Search 833928 objects from 133 collections from 100 institutions.
posted by infini on Jun 22, 2013 - 4 comments

I'm kind of a big dill.

The very funny design/performance art work of Phil Jones.
posted by Toekneesan on May 27, 2013 - 6 comments

Celebrating The Very Best That Tony Danza Never Did.

DANZA DID IT! Free Propadanza for Tony Danza. Call the hotline! "Fanza" fan art galleries. Spread Danza. Tony Danza.
posted by The Whelk on Apr 29, 2013 - 43 comments

Endbahnhof, bitte aussteigen Sie!

Endbahnhof, a collection of photographs of every U-Bahn station in Berlin, organised by line and showing the variety of architectural styles in the system. There is an interview with the photographer, Kate Seabrook, here.
posted by acb on Apr 28, 2013 - 10 comments

There's Amazonian and Then There's...

Video game character design is frequently questionable, but some designers don't like being questioned. Penny Arcade imagines equal opportunity questionability, while their reporter Ben Kuchera examines the broader issue.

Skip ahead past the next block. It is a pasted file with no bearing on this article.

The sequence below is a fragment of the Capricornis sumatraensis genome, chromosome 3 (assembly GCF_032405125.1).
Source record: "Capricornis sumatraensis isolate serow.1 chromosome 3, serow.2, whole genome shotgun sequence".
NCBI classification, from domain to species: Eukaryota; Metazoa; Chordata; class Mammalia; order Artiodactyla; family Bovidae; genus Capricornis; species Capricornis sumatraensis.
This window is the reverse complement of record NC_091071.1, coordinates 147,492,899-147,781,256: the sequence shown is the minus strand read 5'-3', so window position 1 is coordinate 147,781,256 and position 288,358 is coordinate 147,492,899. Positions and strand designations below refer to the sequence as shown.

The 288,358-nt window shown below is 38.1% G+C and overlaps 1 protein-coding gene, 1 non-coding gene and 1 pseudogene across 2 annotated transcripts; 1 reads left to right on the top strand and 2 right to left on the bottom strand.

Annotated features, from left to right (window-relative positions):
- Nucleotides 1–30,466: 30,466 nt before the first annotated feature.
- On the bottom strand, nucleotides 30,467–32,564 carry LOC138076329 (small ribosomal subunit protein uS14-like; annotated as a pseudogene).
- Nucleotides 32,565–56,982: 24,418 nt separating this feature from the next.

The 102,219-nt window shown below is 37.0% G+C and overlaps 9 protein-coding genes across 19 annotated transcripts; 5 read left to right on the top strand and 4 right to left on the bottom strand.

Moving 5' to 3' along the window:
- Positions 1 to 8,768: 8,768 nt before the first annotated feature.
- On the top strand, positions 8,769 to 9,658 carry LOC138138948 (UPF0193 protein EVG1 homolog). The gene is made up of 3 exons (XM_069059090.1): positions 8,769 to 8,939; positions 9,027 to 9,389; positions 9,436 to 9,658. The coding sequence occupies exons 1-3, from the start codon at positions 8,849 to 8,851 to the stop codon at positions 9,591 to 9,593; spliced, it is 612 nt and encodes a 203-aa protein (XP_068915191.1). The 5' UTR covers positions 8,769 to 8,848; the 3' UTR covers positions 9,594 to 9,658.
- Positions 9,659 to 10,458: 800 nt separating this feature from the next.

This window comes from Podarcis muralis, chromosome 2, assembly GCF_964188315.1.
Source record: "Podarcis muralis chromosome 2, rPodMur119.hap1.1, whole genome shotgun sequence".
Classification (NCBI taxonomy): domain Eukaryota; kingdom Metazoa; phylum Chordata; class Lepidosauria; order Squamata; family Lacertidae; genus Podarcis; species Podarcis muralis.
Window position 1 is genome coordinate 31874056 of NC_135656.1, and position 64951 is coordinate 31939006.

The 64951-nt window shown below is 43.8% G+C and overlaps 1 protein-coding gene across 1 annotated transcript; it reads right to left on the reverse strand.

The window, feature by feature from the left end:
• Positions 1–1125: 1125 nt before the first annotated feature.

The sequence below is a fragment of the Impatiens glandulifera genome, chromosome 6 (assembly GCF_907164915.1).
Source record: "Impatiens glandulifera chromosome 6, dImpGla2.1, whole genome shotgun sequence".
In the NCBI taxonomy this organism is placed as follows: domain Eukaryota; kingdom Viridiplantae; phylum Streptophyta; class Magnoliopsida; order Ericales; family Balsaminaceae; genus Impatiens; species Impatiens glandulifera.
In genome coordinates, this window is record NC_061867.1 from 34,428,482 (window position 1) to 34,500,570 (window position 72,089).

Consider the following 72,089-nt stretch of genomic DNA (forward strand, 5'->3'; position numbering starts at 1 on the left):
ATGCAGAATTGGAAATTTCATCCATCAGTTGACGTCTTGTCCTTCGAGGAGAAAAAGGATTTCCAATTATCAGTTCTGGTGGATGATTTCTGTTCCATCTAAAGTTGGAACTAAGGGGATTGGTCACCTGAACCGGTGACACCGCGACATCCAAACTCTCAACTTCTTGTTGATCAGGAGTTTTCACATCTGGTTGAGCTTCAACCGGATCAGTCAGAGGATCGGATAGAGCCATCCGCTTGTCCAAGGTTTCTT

posted by gilrain on Apr 24, 2013 - 177 comments

To Boldly Design....

Artist/designer Shepard Fairey was commissioned the Center For The Advancement Of Science In Space to design a brand new patch for the International Space Station's ARK 1 (Advancing Researching Knowledge) mission. CASIS's Pat O'Neill unveiling the patch and the ARK 1 proposal.
posted by The Whelk on Apr 3, 2013 - 16 comments

Aspiring Animators & Game Designers, Study Your Calculus & Combinatorics

Every film Pixar has produced has landed in the top fifty highest-grossing animated films of all time. What's their secret? Mathematics. Oh, and 22 Rules of Storytelling. [more inside]
posted by zarq on Mar 8, 2013 - 40 comments

"I'll steal it from this very earth."

A timeline of Blue Note jazz album covers.
posted by dobbs on Feb 25, 2013 - 36 comments

Hell in Living Color